It’s been a few weeks and lots of progress has been made on the master bathroom renovation!
Last I left off, I shared details on the demo (which we hired a contractor to do) + the steps to prep the space for tile. Once that part of the job was complete, it was my turn to step in. Thankfully I’ve tiled before so there wasn’t too much of a learning curve, but I knew tiling 3 large walls from floor to ceiling would be time consuming…
And it was! BUT… it’s so worth it. Check out where I left you last time…
…And what the bathroom looks like now…
Woah! Big Difference!!
Once the tub was removed removal and the new shower pan + cement board walls were installed, it was time to tile! To start, I chose the center point of the shower space – the back wall – and worked my way out and around the room using a 4″ x 12″ tile. I marked out a level line at the base of the tile so the tile would be as plumb as possible.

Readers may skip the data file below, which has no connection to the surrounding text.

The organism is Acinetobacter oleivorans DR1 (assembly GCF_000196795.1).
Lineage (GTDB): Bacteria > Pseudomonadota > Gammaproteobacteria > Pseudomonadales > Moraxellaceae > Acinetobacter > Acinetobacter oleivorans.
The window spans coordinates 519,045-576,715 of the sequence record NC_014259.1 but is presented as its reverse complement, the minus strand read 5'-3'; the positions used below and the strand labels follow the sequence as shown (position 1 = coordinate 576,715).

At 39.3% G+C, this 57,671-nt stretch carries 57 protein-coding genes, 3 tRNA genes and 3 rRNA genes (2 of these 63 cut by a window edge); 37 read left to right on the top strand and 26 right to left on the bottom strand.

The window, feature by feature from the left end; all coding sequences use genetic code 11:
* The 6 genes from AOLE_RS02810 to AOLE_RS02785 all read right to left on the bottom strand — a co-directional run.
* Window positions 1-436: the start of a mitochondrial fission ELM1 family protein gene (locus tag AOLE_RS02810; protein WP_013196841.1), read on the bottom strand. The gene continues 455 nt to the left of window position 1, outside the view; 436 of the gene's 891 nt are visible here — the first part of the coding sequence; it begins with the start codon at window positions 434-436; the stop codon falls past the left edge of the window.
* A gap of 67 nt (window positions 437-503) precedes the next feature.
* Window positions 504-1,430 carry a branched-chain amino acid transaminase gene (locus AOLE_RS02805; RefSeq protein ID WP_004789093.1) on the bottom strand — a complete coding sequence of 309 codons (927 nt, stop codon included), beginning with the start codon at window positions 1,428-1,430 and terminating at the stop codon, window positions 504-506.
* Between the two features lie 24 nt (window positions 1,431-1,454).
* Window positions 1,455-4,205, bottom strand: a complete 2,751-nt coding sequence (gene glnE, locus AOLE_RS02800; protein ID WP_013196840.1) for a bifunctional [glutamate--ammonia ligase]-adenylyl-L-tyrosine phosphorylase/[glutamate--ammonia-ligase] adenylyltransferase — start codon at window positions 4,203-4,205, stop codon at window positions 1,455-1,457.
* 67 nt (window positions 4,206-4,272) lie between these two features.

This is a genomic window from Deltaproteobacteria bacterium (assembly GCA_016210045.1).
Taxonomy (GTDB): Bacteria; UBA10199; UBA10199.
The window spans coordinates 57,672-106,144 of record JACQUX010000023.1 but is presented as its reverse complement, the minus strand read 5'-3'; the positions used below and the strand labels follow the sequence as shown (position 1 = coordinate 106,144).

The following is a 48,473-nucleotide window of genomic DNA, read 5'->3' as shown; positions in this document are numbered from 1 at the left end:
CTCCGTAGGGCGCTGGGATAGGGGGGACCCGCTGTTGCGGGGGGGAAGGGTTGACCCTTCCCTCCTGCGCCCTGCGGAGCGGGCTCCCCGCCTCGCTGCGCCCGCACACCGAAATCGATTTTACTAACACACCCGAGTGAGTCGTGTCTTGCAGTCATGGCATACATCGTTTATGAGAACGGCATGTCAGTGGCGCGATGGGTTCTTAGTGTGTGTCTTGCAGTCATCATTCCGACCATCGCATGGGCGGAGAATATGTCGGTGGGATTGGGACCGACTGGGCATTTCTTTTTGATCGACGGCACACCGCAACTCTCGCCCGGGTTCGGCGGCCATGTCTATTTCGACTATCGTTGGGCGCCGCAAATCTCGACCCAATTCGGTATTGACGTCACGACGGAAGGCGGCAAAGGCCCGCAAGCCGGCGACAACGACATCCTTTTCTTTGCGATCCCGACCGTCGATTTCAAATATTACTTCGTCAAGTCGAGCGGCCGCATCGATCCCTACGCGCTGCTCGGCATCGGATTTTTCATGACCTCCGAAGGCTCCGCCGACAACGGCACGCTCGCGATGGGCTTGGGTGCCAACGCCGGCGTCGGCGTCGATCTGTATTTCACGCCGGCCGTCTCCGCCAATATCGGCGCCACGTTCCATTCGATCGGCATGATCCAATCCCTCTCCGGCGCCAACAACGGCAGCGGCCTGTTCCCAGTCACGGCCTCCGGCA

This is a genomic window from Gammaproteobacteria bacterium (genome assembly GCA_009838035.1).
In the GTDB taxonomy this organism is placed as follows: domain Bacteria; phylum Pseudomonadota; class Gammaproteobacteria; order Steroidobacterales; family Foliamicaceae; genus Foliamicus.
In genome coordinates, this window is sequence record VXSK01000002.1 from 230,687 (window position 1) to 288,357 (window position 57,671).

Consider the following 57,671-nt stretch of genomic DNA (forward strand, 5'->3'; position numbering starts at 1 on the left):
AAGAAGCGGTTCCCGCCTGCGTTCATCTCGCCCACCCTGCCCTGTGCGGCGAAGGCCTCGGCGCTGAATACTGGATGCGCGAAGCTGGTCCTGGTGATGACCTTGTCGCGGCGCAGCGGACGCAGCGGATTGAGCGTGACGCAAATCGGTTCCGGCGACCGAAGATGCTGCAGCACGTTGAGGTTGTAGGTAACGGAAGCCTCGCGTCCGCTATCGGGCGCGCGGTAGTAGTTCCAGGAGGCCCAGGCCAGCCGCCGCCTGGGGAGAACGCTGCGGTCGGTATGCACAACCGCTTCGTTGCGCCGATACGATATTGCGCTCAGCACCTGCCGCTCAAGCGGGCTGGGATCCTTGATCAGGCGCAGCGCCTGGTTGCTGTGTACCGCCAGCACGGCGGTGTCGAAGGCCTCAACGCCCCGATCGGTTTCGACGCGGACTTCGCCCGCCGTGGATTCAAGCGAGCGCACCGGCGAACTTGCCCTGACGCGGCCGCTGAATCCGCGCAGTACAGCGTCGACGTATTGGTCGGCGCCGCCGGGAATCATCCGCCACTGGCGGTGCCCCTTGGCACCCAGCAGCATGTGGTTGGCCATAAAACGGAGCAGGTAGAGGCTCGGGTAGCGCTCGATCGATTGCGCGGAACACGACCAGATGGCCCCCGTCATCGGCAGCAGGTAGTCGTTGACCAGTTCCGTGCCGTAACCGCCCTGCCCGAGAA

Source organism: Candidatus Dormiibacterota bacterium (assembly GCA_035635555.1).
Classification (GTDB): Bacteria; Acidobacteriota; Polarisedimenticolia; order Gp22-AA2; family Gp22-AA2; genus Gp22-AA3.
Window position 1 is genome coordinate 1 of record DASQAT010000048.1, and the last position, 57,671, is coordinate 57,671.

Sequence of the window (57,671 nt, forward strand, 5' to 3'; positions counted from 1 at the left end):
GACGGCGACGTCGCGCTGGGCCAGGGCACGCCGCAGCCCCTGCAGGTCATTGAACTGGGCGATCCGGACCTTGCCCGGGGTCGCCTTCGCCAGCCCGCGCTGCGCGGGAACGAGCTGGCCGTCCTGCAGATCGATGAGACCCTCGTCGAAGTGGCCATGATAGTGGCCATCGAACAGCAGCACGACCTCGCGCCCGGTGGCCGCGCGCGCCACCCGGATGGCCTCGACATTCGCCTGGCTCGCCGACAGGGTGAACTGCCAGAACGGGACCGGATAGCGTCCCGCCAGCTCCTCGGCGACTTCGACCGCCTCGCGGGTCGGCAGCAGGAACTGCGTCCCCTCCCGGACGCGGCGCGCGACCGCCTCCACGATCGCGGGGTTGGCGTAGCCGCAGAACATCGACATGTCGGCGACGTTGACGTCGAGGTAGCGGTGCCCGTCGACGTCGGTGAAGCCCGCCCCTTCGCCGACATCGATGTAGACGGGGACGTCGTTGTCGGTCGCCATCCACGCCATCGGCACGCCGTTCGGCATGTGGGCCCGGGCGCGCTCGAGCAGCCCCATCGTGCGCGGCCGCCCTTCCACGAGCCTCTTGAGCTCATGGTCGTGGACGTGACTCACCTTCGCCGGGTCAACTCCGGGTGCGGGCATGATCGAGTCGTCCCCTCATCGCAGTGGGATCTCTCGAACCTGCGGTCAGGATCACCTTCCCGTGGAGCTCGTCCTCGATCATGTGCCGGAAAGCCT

It’s important for the first row to be about 1/8 – 1/4″ above the shower (same for a tub deck) – I used shims so the tile would not slide down. Instead of filling the 1/8″ gap with typical grout (which could crack), I used an expandable caulk once the tile was completely installed.
I continued my way around the base of the shower pan and installed the tile on the plumb line. At that point I stopped for the evening (yes, most all of the tiling was installed at night when the kiddos were in bed) to let the first row of tile set.
HELPFUL HINT: Subway tile is the only tile that has a slight bevel, so there is no need to add a spacing/ joint between tiles. If you added a joint (using a spacer), the joints would be very large. The ‘pro’ for using subway tile is they stack one on top of the other. The ‘con’ for using subway tile is you have no wiggle room. If a tile is off (when using spacers), you can cheat on the next tile or the next row, but not with subway since every tile butts next to each other.
The next evening I was back to work installing one tile at a time… row by row as I made my way around the shower.